Bills head coach Chan Gailey is a big believer in the knee braces, saying he's seen them prevent numerous injuries over the years. From the Associated Press:
"I believe it because I know it, because I've seen it with my own eyes," [Gailey] said. "I've seen bent knee braces come off the practice field and the guy's not hurt. So I know it works."
So why wouldn't a lineman want to wear one?
Well, the braces themselves are a bit cumbersome and restrictive. Guard Eric Wood(notes) says they add "a pound or two" to each leg, they slightly limit the knee's range of motion, and mobility may be hampered a bit.
Now, to you or me, that might sound like a small price to pay for a knee that'll be significantly less likely to be torn to shreds by a wayward 350-pound defensive lineman.
But if your livelihood depended on being a half-a-step quicker than the guy across from you, and you needed every tiny little edge you could get to help your team, to get yourself to the Pro Bowl, to keep yourself in the starting lineup, or even to hang on to your job ... that tiny little loss of mobility is no small thing.
So you can understand if a guy was reluctant to wear one.
The knees of offensive and defensive linemen are in constant peril. They're often planted into the ground, supporting a massive upper body while that upper body struggles against someone else's massive upper body. They're exposed and unprotected, and any blow coming at them — and there are plenty, accidental or otherwise — is a potential crippler.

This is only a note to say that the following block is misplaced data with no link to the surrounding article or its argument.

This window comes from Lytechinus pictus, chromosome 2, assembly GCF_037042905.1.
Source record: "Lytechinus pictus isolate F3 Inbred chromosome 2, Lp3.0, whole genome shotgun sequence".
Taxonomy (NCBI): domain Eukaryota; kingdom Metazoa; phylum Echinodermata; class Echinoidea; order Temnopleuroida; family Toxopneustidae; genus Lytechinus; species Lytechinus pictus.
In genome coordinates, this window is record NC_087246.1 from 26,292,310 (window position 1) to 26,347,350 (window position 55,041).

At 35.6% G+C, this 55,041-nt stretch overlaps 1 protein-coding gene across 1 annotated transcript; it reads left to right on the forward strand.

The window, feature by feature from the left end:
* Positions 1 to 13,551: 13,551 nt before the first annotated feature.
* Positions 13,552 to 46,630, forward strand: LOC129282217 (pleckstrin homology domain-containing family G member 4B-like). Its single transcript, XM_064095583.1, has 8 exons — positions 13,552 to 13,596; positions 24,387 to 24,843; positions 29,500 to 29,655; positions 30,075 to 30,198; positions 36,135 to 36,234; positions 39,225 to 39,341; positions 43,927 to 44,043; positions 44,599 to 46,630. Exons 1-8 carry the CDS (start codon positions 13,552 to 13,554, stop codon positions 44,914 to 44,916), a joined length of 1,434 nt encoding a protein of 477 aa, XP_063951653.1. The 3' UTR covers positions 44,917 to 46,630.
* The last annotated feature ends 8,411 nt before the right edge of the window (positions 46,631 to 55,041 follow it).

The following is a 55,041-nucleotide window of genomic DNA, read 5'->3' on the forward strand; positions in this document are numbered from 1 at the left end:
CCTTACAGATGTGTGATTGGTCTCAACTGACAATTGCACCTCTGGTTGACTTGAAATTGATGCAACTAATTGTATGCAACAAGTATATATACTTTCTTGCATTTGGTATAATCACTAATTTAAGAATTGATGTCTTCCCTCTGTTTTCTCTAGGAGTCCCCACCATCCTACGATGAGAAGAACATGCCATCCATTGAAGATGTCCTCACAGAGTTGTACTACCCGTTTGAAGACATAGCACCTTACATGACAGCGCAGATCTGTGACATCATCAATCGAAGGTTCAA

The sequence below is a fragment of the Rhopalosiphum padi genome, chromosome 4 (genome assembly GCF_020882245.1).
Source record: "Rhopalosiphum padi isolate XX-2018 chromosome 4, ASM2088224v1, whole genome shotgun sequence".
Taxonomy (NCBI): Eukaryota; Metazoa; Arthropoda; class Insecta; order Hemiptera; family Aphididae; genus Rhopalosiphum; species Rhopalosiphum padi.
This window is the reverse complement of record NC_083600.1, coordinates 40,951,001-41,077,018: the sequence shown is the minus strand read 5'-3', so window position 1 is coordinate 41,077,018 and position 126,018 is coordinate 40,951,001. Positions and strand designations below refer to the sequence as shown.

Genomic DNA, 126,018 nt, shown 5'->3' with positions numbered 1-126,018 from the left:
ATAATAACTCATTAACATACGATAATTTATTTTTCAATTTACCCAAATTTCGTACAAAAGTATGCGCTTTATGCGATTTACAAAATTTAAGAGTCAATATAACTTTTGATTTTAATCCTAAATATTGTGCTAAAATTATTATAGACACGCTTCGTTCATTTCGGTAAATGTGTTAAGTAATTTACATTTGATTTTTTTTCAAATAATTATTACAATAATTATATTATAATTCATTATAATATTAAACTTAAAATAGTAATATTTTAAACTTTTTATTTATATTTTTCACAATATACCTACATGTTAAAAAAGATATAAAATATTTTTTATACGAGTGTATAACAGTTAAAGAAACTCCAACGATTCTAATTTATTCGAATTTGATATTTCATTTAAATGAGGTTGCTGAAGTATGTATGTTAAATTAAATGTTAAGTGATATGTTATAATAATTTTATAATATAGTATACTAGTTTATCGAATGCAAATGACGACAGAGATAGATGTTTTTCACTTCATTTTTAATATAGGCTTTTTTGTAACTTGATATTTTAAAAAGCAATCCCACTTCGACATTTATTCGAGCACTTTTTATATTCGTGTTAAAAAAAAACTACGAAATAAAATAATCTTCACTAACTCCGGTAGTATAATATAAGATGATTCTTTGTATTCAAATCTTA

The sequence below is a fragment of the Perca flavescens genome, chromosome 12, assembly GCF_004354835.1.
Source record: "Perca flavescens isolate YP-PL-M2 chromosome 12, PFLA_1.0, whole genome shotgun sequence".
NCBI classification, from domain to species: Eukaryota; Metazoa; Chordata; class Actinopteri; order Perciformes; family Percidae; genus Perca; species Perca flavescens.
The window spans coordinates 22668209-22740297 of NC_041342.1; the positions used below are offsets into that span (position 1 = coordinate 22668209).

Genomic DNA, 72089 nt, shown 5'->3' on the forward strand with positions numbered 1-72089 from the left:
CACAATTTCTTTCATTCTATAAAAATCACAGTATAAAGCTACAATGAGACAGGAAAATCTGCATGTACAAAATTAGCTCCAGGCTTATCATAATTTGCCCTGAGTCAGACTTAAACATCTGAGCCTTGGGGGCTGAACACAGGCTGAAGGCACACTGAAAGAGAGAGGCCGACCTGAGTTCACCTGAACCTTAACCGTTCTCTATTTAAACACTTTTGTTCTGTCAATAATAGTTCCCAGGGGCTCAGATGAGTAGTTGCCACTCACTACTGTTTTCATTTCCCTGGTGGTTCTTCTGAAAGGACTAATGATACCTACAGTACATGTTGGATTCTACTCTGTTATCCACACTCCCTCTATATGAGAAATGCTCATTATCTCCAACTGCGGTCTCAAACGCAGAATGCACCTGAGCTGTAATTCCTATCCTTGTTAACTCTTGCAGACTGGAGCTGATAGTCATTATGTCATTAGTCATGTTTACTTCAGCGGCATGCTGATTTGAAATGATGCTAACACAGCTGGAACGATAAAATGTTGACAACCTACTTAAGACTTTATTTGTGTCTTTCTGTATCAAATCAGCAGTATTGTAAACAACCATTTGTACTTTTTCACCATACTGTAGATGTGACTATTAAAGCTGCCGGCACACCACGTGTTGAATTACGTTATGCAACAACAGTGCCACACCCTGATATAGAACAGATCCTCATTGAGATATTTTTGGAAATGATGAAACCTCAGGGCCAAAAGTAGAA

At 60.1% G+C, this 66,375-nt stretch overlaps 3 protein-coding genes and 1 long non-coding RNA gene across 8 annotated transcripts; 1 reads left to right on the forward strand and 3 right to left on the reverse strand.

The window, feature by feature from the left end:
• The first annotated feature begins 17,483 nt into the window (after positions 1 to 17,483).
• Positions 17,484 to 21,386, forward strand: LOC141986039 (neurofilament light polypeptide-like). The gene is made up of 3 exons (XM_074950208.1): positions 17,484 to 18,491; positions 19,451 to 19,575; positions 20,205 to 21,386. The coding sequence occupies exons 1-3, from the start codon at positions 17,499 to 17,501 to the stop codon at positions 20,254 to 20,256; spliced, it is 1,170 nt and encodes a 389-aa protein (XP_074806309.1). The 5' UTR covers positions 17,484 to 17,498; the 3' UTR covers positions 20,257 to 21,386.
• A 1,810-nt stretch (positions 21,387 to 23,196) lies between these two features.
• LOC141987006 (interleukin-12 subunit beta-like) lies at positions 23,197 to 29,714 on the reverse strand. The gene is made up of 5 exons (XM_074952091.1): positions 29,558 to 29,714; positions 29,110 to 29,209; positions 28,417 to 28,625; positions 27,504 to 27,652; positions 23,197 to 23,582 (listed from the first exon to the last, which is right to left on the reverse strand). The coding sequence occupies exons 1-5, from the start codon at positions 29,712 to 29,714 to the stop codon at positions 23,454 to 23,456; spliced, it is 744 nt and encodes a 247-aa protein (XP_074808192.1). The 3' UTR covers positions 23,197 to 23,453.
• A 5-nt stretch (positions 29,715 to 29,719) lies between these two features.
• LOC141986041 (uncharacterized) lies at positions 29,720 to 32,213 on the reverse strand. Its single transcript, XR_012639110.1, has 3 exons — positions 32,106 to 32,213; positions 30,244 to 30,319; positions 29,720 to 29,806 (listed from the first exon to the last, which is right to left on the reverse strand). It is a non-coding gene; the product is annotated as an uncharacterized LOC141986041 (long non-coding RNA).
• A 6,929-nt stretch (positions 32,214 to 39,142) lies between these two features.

Here's a thought: Why not make them mandatory for all NFL linemen, offensive and defensive? That way, everyone's got an extra level of protection, and no one's placed at a disadvantage.
The league is thinking about making below-the-waist pads mandatory for receivers and cornerbacks, and that's just for the prevention of minor injuries like bruises. If the league will pursue an issue like that, why not make a push to prevent more serious injuries to more at-risk players?
- Chan Gailey